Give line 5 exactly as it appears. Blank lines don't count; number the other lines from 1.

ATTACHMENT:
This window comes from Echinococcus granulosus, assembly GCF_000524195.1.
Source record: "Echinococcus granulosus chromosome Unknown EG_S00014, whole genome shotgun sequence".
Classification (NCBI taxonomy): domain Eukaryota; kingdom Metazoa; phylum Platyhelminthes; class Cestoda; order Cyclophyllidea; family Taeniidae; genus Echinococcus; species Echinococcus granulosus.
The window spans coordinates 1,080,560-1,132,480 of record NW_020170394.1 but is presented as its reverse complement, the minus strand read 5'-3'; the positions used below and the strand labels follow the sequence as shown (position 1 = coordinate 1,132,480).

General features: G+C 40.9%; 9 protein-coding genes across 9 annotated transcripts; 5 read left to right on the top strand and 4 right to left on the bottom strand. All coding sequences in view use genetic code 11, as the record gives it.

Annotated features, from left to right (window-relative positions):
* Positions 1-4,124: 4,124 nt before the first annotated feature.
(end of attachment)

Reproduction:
General features: G+C 40.9%; 9 protein-coding genes across 9 annotated transcripts; 5 read left to right on the top strand and 4 right to left on the bottom strand. All coding sequences in view use genetic code 11, as the record gives it.